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  6. I have a confession, I ate oatmeal with blueberries for dinner last night! Perfect post, Jama, for me to savor the memory (another bowl is in my future this weekend as I have a few more blueberries in the fridge). I love the line: “First the pop and then pulp between your teeth.” – Adele captures the sensation perfectly.

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    1. I love having breakfast for dinner sometimes! Actually I’m up for oatmeal with blueberries any time🙂. I think blueberry pancakes may be calling my name next.

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  7. I love blueberries and have them almost daily. So many people I run into prefer the small wild berries, but for me, the plumper the tastier. Great poem and that Blueberry Field painting is amazing!

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    1. I was happy to stumble upon that article about Joy Laking’s work. So beautiful!

      I love BOTH the small wild berries and the big fat ones!

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  8. My, but I love that poem. Especially this bit: “Definitely not the forbidden fruit, no Eve down on her knees”. Wonderful work!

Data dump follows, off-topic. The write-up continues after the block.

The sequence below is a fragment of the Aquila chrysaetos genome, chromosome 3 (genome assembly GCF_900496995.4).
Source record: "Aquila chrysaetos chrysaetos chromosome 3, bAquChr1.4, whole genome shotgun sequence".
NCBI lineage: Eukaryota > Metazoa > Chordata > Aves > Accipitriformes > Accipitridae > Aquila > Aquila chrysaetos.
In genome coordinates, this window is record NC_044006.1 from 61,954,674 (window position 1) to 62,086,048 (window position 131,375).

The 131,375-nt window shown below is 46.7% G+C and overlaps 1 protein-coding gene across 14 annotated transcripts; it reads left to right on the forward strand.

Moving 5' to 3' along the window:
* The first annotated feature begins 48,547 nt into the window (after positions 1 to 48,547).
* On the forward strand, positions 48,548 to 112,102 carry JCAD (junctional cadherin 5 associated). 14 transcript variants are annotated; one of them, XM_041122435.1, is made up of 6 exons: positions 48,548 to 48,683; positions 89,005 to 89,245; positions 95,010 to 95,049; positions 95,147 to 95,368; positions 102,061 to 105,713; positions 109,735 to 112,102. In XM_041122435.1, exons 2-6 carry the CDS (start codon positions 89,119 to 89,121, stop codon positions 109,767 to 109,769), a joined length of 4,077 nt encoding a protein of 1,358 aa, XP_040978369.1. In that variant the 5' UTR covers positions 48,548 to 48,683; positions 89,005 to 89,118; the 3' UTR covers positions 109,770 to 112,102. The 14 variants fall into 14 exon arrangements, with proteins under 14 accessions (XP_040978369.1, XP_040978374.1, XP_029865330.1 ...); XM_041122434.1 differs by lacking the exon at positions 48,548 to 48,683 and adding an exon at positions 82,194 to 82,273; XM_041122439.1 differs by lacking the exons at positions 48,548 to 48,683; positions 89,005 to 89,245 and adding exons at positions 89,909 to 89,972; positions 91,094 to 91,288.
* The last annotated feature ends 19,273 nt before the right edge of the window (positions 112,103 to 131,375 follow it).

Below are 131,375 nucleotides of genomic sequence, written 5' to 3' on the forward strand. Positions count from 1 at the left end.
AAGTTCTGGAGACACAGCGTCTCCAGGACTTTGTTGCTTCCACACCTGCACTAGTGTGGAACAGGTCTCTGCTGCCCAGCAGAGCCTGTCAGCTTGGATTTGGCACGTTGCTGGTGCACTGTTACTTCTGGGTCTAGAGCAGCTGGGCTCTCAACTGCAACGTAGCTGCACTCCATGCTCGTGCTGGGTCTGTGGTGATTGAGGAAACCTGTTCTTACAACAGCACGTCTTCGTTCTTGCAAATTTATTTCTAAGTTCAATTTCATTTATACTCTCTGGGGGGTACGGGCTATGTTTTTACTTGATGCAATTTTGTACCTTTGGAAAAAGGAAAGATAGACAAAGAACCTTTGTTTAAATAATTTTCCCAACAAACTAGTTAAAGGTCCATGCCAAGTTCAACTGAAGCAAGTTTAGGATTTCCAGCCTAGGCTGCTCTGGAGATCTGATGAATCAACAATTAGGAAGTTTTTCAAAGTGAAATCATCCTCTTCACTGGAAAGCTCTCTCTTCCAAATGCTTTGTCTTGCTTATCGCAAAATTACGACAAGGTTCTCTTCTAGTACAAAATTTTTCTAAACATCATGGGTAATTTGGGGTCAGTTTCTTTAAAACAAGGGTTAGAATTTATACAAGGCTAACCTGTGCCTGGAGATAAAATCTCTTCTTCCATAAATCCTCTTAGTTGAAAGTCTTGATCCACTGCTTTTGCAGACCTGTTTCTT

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  9. Full in the sun, even their shadows are warm:
    silvery patina, bluer than blue sky, bluer than blue.

    Oh boy, these lines having me salivating and longing for a blueberry filled summer! I’m tucking away this recipe for those weeks of blueberry picking.

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  10. I’m with Kelly on that guilt-free line, and with everyone else who eats blueberries almost every day! Thanks for sharing all this bluegoodness, Jama, including those exquisite paintings.

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  11. I always (well, almost) begin reading your posts with a YUM in my mind! No exception this week!!

    Here are my favorite lines (and my favorite things about blueberries):